The Dow extended its winning streak Friday, though stocks ended the day mixed after authorities revealed indictments of Russians who allegedly interfered in U.S. elections.
The Dow Jones Industrial Average gained about 19.01 points, or 0.08%, to 25,219.38. The S&P 500 added 1.02 points, or 0.04%, to 2,732.22. The Nasdaq Composite fell 16.96 points, or 0.23%, to 7,239.47.
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The S&P 500 and Dow industrials have mounted a six-day rally in the wake of last week’s broad sell-off, bringing all three major indexes back into positive territory on the year. The Dow clinched its best weekly percentage gain since November 2016, while the S&P 500 had its best week in more than five years. Concerns over rising inflation were subdued this week, even as the Labor Department reported a stronger increase in consumer prices than expected.
Wall Street briefly erased its gains Friday after special counsel Robert Mueller indicted 13 Russian nationals on charges of committing “information warfare” against the U.S. in advance of the 2016 election. The stock market bounced back when Deputy Attorney General Rod Rosenstein said the indictments included no allegations that any American knowingly colluded with Russia. He added that the indictments do not allege that the information campaign impacted the election’s outcome.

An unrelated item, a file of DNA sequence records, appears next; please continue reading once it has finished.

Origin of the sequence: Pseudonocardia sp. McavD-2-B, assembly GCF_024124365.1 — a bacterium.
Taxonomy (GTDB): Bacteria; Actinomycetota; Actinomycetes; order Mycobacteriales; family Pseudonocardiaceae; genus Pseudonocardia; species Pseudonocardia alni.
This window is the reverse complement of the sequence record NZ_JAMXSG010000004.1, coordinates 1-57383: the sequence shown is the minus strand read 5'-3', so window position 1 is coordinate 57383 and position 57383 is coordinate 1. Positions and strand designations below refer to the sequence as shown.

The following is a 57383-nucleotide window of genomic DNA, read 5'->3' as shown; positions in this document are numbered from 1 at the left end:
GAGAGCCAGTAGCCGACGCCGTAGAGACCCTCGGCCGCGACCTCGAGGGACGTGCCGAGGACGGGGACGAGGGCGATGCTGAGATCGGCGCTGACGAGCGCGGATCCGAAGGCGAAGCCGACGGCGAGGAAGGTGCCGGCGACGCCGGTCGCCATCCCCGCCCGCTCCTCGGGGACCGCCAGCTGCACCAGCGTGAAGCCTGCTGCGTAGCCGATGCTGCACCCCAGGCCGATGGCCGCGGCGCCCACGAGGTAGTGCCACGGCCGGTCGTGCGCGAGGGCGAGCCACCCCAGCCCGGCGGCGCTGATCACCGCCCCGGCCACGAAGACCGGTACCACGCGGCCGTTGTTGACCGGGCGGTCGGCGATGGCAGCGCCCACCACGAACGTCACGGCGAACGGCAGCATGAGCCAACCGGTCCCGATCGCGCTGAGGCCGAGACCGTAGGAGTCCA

The CBOE Volatility Index, Wall Street’s “fear gauge” and a measure of price swings in the market, rose 2.9% to 19.68 in afternoon trading.
The yield on the 10-year Treasury note pulled back after hitting a new four-year high of 2.94% Thursday. The benchmark yield fell to 2.87% in recent trading. Gold continued to tick lower, falling 0.35% to $1,350.60 an ounce.
West Texas Intermediate crude rose 34 cents, or 0.6%, to $61.68 a barrel. Oil services company Baker Hughes (NYSE:BHGE) said the number of active U.S. rigs remained steady at 975. The domestic rig count is 224 compared to the same week last year, reflecting the industry’s efforts to capitalize on a rebound in prices.
In the latest read on housing starts, new home construction reached its highest level since October 2016. Building permits, a gauge of future construction, posted their strongest levels since 2007.